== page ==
Easing of Kansas' social distancing rules could start May 4
A lawsuit filed by two Kansas churches against Governor Laura Kelly's limits on church gatherings appears to be resolved. That was announced late Saturday night.
The motion also included hints at the path forward for opening the state back up.
Rep. Stephen Owens (R-Hesston) said, "The fact that that is now out of the way, that we can move forward knowing that our religious freedoms are protected."
While one challenge is over, another is on the horizon.
"This is a moving target that's going to be determined based not on what politicians want and focused on the science and what we learn about the disease, how it's transmitted and how it can be treated," said Rep. John Carmichael (D-Wichita).
The agreement between the churches and Kelly said it was reached because the case would likely become moot in the week ahead as the process to reopen begins.
It's the direction Owens wants to see the state head.
"As a legislature, I'm getting hundreds of calls and emails every week from people that just want to be able to go back to work," said Owens. "They realize there's some risk, they are willing to do whatever they need to and take whatever precautions they need to, but people simply want the ability to take care of their families."
The court document didn't include detailed specifics for the path forward but sketches out what to expect.
First, the executive order placing limits on public gatherings, which also impacts churches, is scheduled to expire May 1, but will be extended for two additional days. That will allow it to coincide with the end of the statewide stay at home order May 3.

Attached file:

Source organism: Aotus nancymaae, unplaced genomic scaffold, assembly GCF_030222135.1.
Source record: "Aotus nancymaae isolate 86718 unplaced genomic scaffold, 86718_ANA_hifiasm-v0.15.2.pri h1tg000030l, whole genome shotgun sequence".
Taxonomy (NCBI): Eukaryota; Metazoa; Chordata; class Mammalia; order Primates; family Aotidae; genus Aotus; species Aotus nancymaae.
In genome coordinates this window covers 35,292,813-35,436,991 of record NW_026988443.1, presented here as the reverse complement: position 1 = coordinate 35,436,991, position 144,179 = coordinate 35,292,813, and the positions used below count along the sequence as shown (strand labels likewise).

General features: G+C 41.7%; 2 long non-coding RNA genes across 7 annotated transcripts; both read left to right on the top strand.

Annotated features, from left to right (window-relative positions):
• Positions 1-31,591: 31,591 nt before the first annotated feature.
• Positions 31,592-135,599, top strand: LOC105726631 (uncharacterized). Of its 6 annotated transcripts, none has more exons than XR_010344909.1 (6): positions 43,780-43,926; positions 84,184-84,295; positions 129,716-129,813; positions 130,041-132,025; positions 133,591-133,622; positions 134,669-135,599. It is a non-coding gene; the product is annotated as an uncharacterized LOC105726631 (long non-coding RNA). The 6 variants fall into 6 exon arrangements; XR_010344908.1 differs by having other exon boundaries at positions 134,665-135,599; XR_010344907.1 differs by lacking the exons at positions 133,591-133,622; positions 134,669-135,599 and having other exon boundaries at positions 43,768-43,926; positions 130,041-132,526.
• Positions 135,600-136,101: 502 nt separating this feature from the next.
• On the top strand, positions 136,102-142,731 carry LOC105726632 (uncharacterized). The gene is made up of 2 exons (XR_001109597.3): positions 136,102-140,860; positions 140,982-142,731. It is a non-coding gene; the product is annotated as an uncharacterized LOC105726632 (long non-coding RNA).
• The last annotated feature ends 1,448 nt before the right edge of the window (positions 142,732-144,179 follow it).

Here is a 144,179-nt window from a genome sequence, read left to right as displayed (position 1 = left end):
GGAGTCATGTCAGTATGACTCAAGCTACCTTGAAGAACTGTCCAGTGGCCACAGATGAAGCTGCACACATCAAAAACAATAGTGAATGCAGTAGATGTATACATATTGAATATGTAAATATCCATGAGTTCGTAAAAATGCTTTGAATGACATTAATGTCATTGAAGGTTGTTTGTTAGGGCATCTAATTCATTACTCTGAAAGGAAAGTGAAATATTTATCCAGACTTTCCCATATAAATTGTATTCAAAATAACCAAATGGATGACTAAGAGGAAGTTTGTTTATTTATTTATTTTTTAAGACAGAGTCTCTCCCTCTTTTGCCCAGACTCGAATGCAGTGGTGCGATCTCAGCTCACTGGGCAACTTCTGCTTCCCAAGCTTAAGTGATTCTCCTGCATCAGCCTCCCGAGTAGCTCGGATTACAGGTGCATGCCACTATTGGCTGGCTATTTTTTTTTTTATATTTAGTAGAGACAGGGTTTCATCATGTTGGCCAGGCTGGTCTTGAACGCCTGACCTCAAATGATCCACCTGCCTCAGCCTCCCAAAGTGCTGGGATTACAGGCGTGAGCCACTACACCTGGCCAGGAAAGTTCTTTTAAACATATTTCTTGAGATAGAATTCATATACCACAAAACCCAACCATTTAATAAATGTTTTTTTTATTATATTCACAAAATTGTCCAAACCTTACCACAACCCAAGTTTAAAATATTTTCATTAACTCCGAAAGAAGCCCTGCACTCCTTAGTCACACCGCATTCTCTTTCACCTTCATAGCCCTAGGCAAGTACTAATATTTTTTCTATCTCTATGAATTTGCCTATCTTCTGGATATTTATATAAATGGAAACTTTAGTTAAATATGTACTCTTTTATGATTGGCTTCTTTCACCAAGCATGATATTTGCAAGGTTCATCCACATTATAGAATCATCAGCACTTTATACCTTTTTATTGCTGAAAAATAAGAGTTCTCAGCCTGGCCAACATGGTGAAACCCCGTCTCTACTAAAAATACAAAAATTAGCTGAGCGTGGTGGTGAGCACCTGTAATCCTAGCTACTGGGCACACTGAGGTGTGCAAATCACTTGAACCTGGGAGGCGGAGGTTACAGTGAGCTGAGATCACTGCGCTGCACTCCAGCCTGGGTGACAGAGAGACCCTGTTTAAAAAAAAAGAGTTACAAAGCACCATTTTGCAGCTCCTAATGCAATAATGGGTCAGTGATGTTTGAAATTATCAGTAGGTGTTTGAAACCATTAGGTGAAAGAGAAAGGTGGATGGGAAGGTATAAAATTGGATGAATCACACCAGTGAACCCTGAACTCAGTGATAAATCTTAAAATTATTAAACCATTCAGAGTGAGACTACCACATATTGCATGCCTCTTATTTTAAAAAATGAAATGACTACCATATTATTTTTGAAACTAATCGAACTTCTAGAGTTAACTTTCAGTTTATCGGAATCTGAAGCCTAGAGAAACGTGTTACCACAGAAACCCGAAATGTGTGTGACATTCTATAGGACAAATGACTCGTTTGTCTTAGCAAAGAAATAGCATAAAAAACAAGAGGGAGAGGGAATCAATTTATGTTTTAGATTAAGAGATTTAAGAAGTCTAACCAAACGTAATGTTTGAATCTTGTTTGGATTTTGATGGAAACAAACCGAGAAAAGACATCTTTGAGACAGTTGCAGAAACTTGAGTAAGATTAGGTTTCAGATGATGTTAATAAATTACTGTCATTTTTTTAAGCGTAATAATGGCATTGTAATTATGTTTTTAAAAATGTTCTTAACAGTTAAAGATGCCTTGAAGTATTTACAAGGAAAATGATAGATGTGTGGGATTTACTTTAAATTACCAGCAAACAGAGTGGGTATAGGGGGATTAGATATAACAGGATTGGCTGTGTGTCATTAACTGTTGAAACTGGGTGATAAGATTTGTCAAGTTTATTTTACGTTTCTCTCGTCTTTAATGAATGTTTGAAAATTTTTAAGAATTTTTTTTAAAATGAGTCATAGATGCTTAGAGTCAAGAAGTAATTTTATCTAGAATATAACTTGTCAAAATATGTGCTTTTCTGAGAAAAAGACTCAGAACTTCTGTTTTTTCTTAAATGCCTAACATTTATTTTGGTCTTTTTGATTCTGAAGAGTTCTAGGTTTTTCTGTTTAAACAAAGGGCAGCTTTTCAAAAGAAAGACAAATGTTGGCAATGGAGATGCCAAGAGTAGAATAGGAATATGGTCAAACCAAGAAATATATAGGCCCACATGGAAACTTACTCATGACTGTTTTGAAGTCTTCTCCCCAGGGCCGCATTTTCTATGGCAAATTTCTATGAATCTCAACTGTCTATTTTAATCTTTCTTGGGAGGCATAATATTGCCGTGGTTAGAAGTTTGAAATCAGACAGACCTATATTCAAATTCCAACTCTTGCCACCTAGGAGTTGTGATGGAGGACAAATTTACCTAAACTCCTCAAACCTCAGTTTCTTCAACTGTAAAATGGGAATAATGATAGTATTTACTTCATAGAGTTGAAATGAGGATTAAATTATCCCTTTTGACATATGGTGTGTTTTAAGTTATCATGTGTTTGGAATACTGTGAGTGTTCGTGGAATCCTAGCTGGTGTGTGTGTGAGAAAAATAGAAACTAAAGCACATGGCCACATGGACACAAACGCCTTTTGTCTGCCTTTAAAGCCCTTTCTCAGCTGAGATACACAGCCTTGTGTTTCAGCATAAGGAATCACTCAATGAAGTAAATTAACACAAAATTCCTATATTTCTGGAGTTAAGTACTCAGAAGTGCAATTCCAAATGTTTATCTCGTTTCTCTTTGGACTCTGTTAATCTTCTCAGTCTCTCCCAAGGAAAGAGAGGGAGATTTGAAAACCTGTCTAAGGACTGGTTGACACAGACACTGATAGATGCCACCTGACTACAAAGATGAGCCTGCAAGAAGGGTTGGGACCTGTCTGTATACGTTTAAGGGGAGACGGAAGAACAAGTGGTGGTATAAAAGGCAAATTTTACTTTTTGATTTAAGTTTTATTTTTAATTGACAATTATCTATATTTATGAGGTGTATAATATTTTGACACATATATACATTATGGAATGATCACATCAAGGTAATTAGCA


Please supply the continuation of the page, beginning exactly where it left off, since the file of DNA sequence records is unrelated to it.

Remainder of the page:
The next step would be a new executive order to start May 4 that would begin the process of reopening the state, while easing the public gathering orders. It added, "As of now, those restrictions will not prohibit gatherings in which individuals can consistently maintain a 6-foot distance and follow other safety protocols (such as disinfecting surfaces, etc.)."
These measures will be dependent on the COVID-19 trends seen in Kansas.
"I actually got to hear that Friday at about 3:30. She [Governor Kelly] does a weekly call which is very beneficial with all elected officials on a county, state, city level, and she actually announced then that her intention was then to begin lifting some of those things," said Rep. Owens. "Of course, it was contingent on the trends continuing the way they have been trending, but assuming that was the case, it was really great to hear some optimism in her voice and some plans."
Rep. Carmichael said, "At her conference with state leaders, she was indicating that we were making progress, but I did not think we made progress to the point that we may be able to have public meetings with only six-foot distance, but the Governor has always said that she will follow the recommendation of the scientists."
It will not just be the state laying out the rules for how to reopen; it will also up be to counties to decide the steps they feel are necessary.
"We certainly need a regional approach to reopening and phasing," said Owens. "Allowing individual counties to make those best decisions on a local level, absolutely the way for it to happen."
"It looks to me like the governor looks to make room for counties and county health officers to tailor their restrictions and their return to normalcy depending on their conditions there," said Carmichael.
Moving forward with those plans, Carmichael cautions need to be done delicately.
"We have to do this carefully. If we go too quickly, we could find ourselves with a rebound phenomenon, and if that happens, we could lose all the progress that we made, and we'll have to start from scratch again," said Rep. Carmichael.
He points to the lack of testing ability in the state as one of the critical obstacles Kelly addresses to reopen the state.
Owens said he's more optimistic the right balance can be reached.
"It's the balance of lives versus livelihood and the concerns that go along with both," said Owens. "While lives are absolutely of utmost importance, they're not separate in that you can only think about lives or livelihoods. You can always put some emphasis and focus on both."
The motion still needs to be approved by a judge. It said attorneys for the two churches would be provided Kelly's executive orders dealing with limits on gatherings and reopening the state before they go into effect. If they view them as unconstitutional, the lawsuit could resume.